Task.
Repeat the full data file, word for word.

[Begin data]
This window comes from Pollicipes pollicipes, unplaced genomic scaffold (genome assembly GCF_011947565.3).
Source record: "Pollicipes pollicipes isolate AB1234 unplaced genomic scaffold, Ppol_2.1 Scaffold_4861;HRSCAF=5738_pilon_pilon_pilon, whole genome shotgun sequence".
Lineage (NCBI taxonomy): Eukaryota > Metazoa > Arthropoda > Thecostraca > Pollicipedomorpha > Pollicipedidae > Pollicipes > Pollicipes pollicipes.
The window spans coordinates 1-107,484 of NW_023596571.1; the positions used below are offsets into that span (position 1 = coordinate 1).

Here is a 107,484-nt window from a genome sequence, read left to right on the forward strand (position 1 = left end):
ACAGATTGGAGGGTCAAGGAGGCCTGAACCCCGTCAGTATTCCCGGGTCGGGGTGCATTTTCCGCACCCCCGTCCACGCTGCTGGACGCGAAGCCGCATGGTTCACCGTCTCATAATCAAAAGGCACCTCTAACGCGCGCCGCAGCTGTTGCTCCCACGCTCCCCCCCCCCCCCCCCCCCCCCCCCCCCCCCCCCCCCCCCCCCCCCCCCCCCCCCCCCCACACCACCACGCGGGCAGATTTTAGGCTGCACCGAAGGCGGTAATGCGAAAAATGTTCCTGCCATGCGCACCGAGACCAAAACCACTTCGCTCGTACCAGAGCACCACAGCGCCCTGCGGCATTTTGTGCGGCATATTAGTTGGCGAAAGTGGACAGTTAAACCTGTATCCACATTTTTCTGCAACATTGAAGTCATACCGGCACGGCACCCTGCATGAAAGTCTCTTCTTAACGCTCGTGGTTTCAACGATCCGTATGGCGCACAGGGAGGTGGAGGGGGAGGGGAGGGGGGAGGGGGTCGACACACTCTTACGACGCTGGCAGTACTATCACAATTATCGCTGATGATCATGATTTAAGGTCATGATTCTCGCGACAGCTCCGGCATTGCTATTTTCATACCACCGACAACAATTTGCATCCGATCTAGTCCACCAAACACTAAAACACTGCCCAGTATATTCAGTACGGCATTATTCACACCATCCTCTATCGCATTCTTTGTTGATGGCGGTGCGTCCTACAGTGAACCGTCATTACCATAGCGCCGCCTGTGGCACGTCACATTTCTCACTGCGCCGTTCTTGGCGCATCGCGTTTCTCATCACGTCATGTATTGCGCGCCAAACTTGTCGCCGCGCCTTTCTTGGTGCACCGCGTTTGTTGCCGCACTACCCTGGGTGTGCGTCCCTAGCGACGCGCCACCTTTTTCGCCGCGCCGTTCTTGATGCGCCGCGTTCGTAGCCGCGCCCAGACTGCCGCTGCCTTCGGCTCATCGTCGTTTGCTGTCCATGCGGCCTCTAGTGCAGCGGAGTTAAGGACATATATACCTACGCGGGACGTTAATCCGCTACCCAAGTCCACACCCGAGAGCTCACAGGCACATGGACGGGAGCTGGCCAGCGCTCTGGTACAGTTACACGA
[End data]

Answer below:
This window comes from Pollicipes pollicipes, unplaced genomic scaffold (genome assembly GCF_011947565.3).
Source record: "Pollicipes pollicipes isolate AB1234 unplaced genomic scaffold, Ppol_2.1 Scaffold_4861;HRSCAF=5738_pilon_pilon_pilon, whole genome shotgun sequence".
Lineage (NCBI taxonomy): Eukaryota > Metazoa > Arthropoda > Thecostraca > Pollicipedomorpha > Pollicipedidae > Pollicipes > Pollicipes pollicipes.
The window spans coordinates 1-107,484 of NW_023596571.1; the positions used below are offsets into that span (position 1 = coordinate 1).

Here is a 107,484-nt window from a genome sequence, read left to right on the forward strand (position 1 = left end):
ACAGATTGGAGGGTCAAGGAGGCCTGAACCCCGTCAGTATTCCCGGGTCGGGGTGCATTTTCCGCACCCCCGTCCACGCTGCTGGACGCGAAGCCGCATGGTTCACCGTCTCATAATCAAAAGGCACCTCTAACGCGCGCCGCAGCTGTTGCTCCCACGCTCCCCCCCCCCCCCCCCCCCCCCCCCCCCCCCCCCCCCCCCCCCCCCCCCCCCCCCCCCCACACCACCACGCGGGCAGATTTTAGGCTGCACCGAAGGCGGTAATGCGAAAAATGTTCCTGCCATGCGCACCGAGACCAAAACCACTTCGCTCGTACCAGAGCACCACAGCGCCCTGCGGCATTTTGTGCGGCATATTAGTTGGCGAAAGTGGACAGTTAAACCTGTATCCACATTTTTCTGCAACATTGAAGTCATACCGGCACGGCACCCTGCATGAAAGTCTCTTCTTAACGCTCGTGGTTTCAACGATCCGTATGGCGCACAGGGAGGTGGAGGGGGAGGGGAGGGGGGAGGGGGTCGACACACTCTTACGACGCTGGCAGTACTATCACAATTATCGCTGATGATCATGATTTAAGGTCATGATTCTCGCGACAGCTCCGGCATTGCTATTTTCATACCACCGACAACAATTTGCATCCGATCTAGTCCACCAAACACTAAAACACTGCCCAGTATATTCAGTACGGCATTATTCACACCATCCTCTATCGCATTCTTTGTTGATGGCGGTGCGTCCTACAGTGAACCGTCATTACCATAGCGCCGCCTGTGGCACGTCACATTTCTCACTGCGCCGTTCTTGGCGCATCGCGTTTCTCATCACGTCATGTATTGCGCGCCAAACTTGTCGCCGCGCCTTTCTTGGTGCACCGCGTTTGTTGCCGCACTACCCTGGGTGTGCGTCCCTAGCGACGCGCCACCTTTTTCGCCGCGCCGTTCTTGATGCGCCGCGTTCGTAGCCGCGCCCAGACTGCCGCTGCCTTCGGCTCATCGTCGTTTGCTGTCCATGCGGCCTCTAGTGCAGCGGAGTTAAGGACATATATACCTACGCGGGACGTTAATCCGCTACCCAAGTCCACACCCGAGAGCTCACAGGCACATGGACGGGAGCTGGCCAGCGCTCTGGTACAGTTACACGA